New cycling lanes and walking areas installed in Edinburgh during the pandemic look set to remain in place for a longer period.
The Spaces for People infrastructure will stay for up to 18 months more before being reviewed again, if city councillors back a recommendation from officials next week.
The project has sharply divided opinion in the city, with some concerned about the impact the new lanes have on traffic, parking, disabled access and public transport.
The City of Edinburgh Council received more than 17,000 responses to its consultation on the Government-funded programme, which is designed to encourage active travel and allow social distancing.
While the segregated cycle lanes across the city will remain, the report does not recommend keeping widened pavements in certain shopping streets.
Councillors will consider the report at a meeting of the transport committee next week ahead of a full council meeting later this month.
It recommends keeping the Spaces for People infrastructure under Experimental Traffic Regulation Orders lasting up to 18 months, which allow the schemes to be monitored and modified.
City centre projects include the pedestrianisation of Victoria Street, Cockburn Street and Waverley Bridge, all of which would be retained.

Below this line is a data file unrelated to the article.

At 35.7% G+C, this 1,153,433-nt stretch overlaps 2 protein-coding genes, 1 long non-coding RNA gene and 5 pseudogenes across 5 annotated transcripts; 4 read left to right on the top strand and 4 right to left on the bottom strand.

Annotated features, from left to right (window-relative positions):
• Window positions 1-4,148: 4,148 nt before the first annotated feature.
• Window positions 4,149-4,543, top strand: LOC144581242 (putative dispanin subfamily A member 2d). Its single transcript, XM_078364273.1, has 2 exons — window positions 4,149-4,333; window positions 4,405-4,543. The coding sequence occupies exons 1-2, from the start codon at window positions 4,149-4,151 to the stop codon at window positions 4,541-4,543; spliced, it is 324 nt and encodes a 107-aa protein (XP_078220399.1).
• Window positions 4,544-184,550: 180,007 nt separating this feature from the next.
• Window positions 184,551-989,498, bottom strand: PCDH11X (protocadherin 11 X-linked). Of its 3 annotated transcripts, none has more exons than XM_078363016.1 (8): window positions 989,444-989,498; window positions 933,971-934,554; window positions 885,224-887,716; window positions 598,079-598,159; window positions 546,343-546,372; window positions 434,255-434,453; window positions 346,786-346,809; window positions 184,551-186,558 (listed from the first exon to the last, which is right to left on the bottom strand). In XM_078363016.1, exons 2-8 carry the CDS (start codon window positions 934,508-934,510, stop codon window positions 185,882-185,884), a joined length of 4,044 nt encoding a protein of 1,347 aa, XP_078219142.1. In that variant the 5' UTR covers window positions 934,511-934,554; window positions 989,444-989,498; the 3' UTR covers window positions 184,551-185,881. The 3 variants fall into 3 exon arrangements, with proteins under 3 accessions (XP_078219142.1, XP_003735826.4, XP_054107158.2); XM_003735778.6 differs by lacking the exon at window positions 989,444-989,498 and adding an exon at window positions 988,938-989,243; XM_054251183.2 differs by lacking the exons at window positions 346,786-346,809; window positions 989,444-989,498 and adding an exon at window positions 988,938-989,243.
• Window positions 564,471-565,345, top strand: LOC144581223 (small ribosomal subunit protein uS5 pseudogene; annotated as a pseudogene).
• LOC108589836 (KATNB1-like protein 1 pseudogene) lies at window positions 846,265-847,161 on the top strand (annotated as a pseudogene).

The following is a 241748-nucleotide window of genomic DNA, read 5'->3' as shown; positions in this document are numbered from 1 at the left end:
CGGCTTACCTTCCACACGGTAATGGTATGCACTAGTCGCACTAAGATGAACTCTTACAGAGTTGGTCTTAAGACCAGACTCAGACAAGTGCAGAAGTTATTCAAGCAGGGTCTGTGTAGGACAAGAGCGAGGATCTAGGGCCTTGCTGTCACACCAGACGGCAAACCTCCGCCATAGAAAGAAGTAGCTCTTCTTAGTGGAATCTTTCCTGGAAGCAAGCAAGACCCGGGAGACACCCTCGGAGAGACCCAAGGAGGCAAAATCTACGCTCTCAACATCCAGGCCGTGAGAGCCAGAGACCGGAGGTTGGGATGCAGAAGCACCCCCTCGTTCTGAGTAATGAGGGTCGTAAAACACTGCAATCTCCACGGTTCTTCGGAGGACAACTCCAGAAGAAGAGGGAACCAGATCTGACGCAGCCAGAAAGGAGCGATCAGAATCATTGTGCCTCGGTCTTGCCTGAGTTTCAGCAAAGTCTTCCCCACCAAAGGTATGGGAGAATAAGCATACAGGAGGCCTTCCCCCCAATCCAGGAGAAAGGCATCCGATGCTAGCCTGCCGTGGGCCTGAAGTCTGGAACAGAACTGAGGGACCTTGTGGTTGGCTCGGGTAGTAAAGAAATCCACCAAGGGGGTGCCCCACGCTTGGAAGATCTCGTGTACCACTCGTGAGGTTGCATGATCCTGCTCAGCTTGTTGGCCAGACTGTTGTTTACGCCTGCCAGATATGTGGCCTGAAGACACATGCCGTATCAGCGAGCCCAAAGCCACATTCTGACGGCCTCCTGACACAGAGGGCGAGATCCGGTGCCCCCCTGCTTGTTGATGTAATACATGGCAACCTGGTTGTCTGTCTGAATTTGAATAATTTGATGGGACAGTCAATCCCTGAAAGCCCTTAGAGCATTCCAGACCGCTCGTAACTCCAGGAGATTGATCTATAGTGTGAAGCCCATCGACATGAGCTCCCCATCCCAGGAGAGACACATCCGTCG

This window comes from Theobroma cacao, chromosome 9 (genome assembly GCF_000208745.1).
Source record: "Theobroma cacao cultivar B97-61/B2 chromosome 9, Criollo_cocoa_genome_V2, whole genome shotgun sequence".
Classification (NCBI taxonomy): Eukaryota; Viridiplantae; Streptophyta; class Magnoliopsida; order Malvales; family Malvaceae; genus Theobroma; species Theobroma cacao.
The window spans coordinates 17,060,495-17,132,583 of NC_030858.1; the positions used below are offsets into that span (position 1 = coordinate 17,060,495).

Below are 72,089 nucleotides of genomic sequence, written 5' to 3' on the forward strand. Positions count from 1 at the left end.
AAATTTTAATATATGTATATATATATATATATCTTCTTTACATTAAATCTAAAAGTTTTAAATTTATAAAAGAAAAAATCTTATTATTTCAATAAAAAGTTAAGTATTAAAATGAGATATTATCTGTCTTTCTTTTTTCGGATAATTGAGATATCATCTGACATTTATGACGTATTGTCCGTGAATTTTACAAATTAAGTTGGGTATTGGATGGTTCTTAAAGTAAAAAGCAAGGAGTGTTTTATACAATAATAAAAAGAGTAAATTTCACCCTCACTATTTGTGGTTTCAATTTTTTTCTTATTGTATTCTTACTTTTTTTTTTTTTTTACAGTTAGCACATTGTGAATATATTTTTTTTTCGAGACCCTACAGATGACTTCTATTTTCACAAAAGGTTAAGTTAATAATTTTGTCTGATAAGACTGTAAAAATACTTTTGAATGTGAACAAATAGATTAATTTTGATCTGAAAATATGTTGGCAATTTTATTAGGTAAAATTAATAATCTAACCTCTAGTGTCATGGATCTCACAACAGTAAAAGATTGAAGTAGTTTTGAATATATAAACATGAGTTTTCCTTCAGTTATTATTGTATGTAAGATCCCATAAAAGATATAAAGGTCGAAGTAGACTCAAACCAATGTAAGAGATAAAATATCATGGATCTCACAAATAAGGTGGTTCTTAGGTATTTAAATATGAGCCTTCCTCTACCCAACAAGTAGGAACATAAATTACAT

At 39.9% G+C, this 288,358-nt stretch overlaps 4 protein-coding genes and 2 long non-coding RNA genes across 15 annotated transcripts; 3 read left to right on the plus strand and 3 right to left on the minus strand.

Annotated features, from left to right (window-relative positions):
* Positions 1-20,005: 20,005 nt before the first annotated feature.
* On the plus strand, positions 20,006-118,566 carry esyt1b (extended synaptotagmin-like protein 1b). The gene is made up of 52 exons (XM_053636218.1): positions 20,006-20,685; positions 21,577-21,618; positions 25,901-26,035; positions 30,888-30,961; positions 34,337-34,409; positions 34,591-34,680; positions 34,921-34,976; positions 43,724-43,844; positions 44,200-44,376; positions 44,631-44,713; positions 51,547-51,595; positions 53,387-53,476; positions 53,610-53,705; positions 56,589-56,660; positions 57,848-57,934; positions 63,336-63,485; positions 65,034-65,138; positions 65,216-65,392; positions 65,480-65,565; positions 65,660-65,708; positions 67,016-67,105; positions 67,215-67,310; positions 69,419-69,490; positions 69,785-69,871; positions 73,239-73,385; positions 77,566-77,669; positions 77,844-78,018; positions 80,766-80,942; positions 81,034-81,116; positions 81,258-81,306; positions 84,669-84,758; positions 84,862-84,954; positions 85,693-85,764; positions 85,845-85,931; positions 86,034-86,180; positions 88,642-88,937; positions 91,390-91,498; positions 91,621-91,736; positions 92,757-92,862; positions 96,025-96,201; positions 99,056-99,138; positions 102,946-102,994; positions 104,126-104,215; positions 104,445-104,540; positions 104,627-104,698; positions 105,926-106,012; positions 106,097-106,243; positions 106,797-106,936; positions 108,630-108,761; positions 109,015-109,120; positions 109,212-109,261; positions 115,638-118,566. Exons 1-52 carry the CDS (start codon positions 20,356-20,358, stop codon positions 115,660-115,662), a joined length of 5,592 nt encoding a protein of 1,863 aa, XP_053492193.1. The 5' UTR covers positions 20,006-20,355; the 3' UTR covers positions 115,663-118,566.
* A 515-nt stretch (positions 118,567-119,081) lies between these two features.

However the Spaces for People measures on Forrest Road and George IV Bridge would be removed at the end of the pandemic as a permanent cycling corridor is already planned for the area.
Car-free areas outside schools will also be retained, while there are plans for a further cycle lane between Portobello and Musselburgh in East Lothian.
Officials say some off-road cycle paths saw as much as four or five times the normal level of use last year, though they want to measure their use as life returns to normal after the pandemic.
Lesley Macinnes, the council’s transport and environment convener, said: “We know people have benefited from the changes and we want to see if we can keep as many as possible of the project benefits as we hopefully move out of the Covid pandemic.
“As we look toward the end of the pandemic, we want to make a sustainable, successful recovery.
“By helping people to walk, cycle and wheel, many of the changes we’ve made to streets will support this, as well as our broader ambitions to achieve carbon neutrality, reduce air pollution and to improve the quality of life for all those who live in and visit Edinburgh.
“Projects have been controversial, and some groups, notably those representing people with mobility and visual impairments, have raised concerns about their impacts, especially on parking.
“Other concerns include ‘floating’ car parking and impacts on traffic levels on some roads.
“I’m committed to making sure we listen to feedback and make improvements as we move into a new stage of trialling projects. I want the measures we keep in the longer term to get the balance right, working for everyone.”